We adopt a comparative framework to measure the extent to which variance in the efficacy of alcohol brief interventions to reduce hazardous and harmful drinking at less than or equal to 5-, 6-, and 12-month follow-up in emergency department settings can be determined by differences between study populations (targeted injury and noninjury specific).Methods:
A systematic review and meta-analysis of randomized controlled trials published before September 2016 was undertaken. Twenty-three high-quality and methodologically similar randomized controlled trials were eligible, with a total number of 15,173 participants included. Primary outcome measure was efficacy of brief intervention compared with a control group in reducing quantity of alcohol consumed. An inverse variance model was applied to measure the effect of treatment in standard mean differences for brief intervention and control groups.Results:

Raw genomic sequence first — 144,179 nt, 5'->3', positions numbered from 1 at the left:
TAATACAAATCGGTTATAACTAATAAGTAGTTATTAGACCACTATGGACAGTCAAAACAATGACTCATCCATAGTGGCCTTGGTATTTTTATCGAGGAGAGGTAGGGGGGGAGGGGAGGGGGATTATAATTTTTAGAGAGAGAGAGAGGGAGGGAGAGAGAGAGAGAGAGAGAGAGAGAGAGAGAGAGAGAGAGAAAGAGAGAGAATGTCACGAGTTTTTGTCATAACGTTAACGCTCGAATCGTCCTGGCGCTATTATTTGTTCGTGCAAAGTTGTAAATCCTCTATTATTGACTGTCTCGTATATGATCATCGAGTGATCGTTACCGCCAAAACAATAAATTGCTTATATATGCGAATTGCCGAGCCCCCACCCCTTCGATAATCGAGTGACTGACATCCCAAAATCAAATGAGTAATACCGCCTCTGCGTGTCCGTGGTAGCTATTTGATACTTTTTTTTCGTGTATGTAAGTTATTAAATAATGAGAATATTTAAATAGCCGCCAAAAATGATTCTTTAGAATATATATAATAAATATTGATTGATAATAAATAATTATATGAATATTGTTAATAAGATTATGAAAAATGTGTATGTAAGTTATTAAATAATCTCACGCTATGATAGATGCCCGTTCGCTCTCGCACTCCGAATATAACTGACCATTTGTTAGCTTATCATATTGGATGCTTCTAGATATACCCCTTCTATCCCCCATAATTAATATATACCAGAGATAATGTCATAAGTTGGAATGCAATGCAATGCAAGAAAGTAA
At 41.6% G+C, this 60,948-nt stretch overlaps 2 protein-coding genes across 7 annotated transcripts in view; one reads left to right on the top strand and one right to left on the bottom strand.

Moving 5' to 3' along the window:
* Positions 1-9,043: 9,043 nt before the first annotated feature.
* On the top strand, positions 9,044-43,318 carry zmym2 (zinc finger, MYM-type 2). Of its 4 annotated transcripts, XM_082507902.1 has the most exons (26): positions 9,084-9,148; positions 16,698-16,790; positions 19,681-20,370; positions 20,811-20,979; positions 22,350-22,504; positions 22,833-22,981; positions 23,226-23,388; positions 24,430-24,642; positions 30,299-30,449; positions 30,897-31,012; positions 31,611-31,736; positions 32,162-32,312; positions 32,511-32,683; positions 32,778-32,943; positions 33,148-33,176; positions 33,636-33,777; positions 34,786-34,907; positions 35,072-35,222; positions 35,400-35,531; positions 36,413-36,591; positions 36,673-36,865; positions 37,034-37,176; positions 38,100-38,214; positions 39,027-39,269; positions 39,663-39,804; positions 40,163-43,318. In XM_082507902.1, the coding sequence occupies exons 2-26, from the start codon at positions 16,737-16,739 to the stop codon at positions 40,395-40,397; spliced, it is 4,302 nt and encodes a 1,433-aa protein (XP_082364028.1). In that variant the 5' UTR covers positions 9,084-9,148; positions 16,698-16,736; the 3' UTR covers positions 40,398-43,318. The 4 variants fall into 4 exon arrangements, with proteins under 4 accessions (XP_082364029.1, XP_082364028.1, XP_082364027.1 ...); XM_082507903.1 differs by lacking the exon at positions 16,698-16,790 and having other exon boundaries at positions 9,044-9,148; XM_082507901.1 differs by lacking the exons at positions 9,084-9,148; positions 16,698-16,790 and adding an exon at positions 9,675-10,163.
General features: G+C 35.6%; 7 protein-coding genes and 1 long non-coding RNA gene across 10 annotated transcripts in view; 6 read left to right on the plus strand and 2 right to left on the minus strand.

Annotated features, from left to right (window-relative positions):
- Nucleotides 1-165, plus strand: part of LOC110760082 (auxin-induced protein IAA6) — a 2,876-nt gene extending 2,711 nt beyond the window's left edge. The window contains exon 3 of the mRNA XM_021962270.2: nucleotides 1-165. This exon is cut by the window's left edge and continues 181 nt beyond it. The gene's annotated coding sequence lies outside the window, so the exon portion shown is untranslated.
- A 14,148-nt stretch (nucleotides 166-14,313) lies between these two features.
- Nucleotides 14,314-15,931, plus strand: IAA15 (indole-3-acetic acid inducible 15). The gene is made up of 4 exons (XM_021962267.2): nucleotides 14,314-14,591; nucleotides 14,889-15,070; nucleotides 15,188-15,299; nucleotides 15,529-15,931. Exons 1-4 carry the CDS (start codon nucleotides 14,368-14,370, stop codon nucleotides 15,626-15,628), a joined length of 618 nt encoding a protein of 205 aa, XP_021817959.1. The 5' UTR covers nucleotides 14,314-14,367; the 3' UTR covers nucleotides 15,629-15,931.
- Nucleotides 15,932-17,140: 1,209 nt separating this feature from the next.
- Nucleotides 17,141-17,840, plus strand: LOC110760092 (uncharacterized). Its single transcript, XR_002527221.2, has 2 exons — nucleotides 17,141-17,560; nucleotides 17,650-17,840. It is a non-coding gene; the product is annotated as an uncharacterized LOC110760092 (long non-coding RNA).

At 6-month follow-up, an effect in favor of brief intervention over control was identified for targeted injury studies (standardized mean difference=–0.10; 95% confidence interval [CI] –0.17 to –0.02; I2=0%). For pooled noninjury-specific studies, small benefits of brief intervention were evident at less than or equal to 5-month follow-up (standardized mean difference=–0.15; 95% CI –0.24 to –0.07; I2=0%), at 6-month follow–up (standardized mean difference=–0.08; 95% CI –0.14 to –0.01; I2=1%), and at 12-month follow-up (standardized mean difference=–0.08; 95% CI –0.15 to –0.01; I2=0%).Conclusion:
Meta-analysis identified noninjury-specific studies as associated with better response to brief intervention than targeted injury studies. However, the inclusion of injured patients with noninjured ones in the experimental and control groups of noninjury-specific studies limited the interpretation of this finding.